Treatment of Upper Eyelid Retraction Related to Thyroid-associated Ophthalmopathy Using Subconjunctival Triamcinolone Injections
Thyroid-associated ophthalmopathy (TAO) is an autoimmune process that can affect the orbital and periorbital tissues and the thyroid gland. Periorbital inflammation can cause swelling, fatty infiltration, and scarring of the eyelid muscles resulting in eyelid retraction and upper scleral exposure, which is the most common clinical features of TAO.Even with mild eyelid retraction and swelling, most patients become disappointed and depressed due to their cosmetically unacceptable appearance, and they are unwilling to wait for spontaneous resolution or a clinically inactive period for surgical intervention. Thus, most ophthalmologists and endocrinologists recommend surgery in the chronic burnt-out stage. Several treatment options have been described for correction of eyelid retraction, including Botox and filler injection, and surgeries in the burnt-out stage such as lowering the upper lid by recessing the levator muscle, excision of Müller's muscle, introducing a spacer, or myotomies.Surgical options have significant risks as well as an unpredictable course and outcome in some cases. Several authors have reported that subconjunctival botulinum toxin injection provides an immediate, effective treatment by reducing excessive levator function in patients who suffer from disfiguring eyelid appearance and do not want to wait for surgery for upper eyelid retraction.Botox treatment is usually temporary. However, unwanted ptosis, although temporary, was observed in five out of 24 patients (20.8%) in the study by Costa, which may be even more disappointing and cosmetically unacceptable to some patients.Recently, hyaluronic acid gel fillers, which were injected into the subconjunctival levator-Muller plane, demonstrated efficacy in managing Graves' eyelid retraction in three patients.However, complications such as a lumps, fluid buildup, and skin pigment darkening may occur using this technique.Steroid treatment represents a well-established TAO management strategy due to its anti-inflammatory and immunosuppressive actions. However, multiple systemic side effects such as diabetes, infection, hypertension, osteoporosis, and stomach ulcers are major drawbacks of systemic steroid treatment. Due to limitations of systemic steroid treatment, several studies reported TAO improvement with periorbital injections of methylprednisolone and triamcinolone, primarily focusing on reducing proptosis and diplopia. So far, however, only a single small case series study has suggested that an injection of 20 mg triamcinolone into the subconjunctival region of the lid, between the conjunctiva and Muller's muscle, improves upper eyelid retraction within 1 month in three of the four patients. The investigators are not aware of any study designed to demonstrate the treatment efficacy of locally administered triamcinolone to improve eyelid retraction and swelling in a prospective manner. Therefore, we aimed to evaluate both the short-term and long-term effects of subconjunctival triamcinolone injections in treating eyelid retraction and inflammatory swelling caused by TAO.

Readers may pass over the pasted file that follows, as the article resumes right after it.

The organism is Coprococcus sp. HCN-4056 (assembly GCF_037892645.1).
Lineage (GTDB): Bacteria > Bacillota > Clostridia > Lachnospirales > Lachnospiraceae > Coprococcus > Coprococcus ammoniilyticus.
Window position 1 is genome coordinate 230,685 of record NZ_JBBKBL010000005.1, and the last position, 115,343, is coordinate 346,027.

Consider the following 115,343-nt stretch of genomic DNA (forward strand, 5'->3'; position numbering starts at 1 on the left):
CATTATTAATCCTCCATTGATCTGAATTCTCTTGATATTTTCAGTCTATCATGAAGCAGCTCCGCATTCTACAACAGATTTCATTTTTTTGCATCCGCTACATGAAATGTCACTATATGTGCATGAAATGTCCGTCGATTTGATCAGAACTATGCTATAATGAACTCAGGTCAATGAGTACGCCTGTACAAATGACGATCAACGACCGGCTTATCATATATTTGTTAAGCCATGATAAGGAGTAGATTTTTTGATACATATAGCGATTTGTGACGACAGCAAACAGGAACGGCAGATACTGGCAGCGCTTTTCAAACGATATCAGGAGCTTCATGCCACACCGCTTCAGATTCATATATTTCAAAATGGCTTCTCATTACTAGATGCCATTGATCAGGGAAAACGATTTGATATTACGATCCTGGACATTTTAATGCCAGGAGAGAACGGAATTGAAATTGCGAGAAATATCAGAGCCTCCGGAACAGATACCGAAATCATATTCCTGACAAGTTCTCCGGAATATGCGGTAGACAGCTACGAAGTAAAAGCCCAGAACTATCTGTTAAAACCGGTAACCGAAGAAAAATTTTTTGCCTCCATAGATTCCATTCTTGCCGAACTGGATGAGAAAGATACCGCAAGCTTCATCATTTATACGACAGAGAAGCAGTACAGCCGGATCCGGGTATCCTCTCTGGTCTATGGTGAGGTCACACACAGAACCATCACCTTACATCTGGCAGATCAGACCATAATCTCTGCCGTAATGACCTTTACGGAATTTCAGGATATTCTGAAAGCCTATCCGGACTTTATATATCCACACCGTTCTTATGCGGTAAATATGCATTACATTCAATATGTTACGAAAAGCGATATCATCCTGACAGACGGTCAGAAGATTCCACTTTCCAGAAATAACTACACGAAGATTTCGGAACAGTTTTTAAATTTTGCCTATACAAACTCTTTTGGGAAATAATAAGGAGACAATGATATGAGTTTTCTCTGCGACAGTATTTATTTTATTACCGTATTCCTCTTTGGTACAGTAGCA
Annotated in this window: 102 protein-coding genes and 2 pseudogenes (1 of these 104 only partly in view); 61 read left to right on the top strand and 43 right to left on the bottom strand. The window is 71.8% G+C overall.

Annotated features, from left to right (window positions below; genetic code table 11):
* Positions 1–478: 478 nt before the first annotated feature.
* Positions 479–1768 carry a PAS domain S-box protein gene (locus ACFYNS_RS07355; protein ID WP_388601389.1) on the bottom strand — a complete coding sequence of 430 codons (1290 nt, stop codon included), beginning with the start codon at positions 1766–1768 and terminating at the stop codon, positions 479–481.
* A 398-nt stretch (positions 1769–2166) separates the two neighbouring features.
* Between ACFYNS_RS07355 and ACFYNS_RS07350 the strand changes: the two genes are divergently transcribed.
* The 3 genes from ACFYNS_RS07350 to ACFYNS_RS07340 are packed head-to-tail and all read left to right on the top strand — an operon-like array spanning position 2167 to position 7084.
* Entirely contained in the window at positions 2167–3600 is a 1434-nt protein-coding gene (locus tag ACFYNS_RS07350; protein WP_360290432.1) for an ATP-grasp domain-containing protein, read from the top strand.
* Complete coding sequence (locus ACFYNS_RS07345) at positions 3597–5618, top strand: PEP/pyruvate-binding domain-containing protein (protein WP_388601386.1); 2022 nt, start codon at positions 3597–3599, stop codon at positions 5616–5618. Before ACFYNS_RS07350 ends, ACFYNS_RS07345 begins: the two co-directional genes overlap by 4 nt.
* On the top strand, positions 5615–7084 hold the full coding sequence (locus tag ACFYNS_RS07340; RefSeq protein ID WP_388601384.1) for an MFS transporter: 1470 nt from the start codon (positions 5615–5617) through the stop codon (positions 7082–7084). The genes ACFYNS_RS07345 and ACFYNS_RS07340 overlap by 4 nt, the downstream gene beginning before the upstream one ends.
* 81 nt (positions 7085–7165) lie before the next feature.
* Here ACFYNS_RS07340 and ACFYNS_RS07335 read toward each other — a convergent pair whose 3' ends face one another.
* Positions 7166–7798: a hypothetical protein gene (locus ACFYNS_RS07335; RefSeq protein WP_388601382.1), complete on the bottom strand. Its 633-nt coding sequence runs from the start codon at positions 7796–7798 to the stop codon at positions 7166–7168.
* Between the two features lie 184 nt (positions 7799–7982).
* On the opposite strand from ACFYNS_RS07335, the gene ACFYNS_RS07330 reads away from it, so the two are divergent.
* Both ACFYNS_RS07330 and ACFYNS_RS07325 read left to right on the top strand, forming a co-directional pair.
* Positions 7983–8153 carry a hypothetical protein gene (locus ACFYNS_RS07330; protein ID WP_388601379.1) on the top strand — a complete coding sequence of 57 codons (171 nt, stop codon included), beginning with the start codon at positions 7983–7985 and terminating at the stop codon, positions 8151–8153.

Drug: subconjunctival triamcinolone injection
|Study Design:||Allocation: Randomized
Endpoint Classification: Safety/Efficacy Study
Intervention Model: Parallel Assignment
Masking: Single Blind (Outcomes Assessor)
Primary Purpose: Treatment
- change of Eyelid retraction grade [ Time Frame: At 3, 6, and 9 weeks after the initial injection, and finally at 24 weeks post-injection. ] [ Designated as safety issue: No ]Injection (Group 1) and observation-only controls (Group II). At 3, 6, and 9 weeks after the initial injection, and finally at 24 weeks post-injection for group I. In Group II, eyelids were evaluated at 9 and 24 weeks after the initial visit.
- change of Eyelid swelling [ Time Frame: At 3, 6, and 9 weeks after the initial injection, and finally at 24 weeks post-injection ] [ Designated as safety issue: No ]Patients are randomized into two groups: Injection (Group 1) and observation-only controls (Group II). At 3, 6, and 9 weeks after the initial injection, and finally at 24 weeks post-injection. In Group II, eyelids were evaluated at 9 and 24 weeks after the initial visit.
|Study Start Date:||May 2012|
|Estimated Study Completion Date:||July 2012|
|Estimated Primary Completion Date:||July 2012 (Final data collection date for primary outcome measure)|
|Experimental: Triam inj||
Drug: subconjunctival triamcinolone injection
Patients are randomized into two groups: Injection (Group 1) and observation-only controls (Group II). In Group I, patients were treated with 1-3 injections of 20 mg triamcinolone acetate using a 30-gauge needle into the subconjunctival region of the lid between the conjunctiva and Muller's muscle. Injections were stopped after 1-2 injections if both swelling and retraction resolved completely, or if one eye scored 0 and the contralateral eye scored 1, and there existed no patient concern after physician inquiry regarding function and cosmetic appearance.
|No Intervention: observation group|
|Contact: Jin Sook Yoon, MDfirstname.lastname@example.org|
|Korea, Republic of|
|Seoul, Korea, Republic of, 120-752|
|Contact: Jin Sook Yoon, MD 82-2-2228-3570 email@example.com|